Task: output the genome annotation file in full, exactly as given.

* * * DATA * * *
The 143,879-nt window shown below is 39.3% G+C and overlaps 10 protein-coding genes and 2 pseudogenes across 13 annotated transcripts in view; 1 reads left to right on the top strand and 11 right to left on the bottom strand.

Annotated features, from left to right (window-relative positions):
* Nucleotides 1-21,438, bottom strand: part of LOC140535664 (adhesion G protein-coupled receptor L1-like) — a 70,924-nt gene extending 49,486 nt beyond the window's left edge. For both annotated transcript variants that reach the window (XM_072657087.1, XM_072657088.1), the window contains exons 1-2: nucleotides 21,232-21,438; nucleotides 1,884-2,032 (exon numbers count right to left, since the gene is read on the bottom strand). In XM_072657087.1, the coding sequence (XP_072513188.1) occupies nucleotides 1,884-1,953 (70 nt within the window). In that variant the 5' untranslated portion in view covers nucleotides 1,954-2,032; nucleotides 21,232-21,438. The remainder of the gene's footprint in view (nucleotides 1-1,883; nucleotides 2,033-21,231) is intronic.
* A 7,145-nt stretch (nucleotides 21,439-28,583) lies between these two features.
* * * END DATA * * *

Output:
The 143,879-nt window shown below is 39.3% G+C and overlaps 10 protein-coding genes and 2 pseudogenes across 13 annotated transcripts in view; 1 reads left to right on the top strand and 11 right to left on the bottom strand.

Annotated features, from left to right (window-relative positions):
* Nucleotides 1-21,438, bottom strand: part of LOC140535664 (adhesion G protein-coupled receptor L1-like) — a 70,924-nt gene extending 49,486 nt beyond the window's left edge. For both annotated transcript variants that reach the window (XM_072657087.1, XM_072657088.1), the window contains exons 1-2: nucleotides 21,232-21,438; nucleotides 1,884-2,032 (exon numbers count right to left, since the gene is read on the bottom strand). In XM_072657087.1, the coding sequence (XP_072513188.1) occupies nucleotides 1,884-1,953 (70 nt within the window). In that variant the 5' untranslated portion in view covers nucleotides 1,954-2,032; nucleotides 21,232-21,438. The remainder of the gene's footprint in view (nucleotides 1-1,883; nucleotides 2,033-21,231) is intronic.
* A 7,145-nt stretch (nucleotides 21,439-28,583) lies between these two features.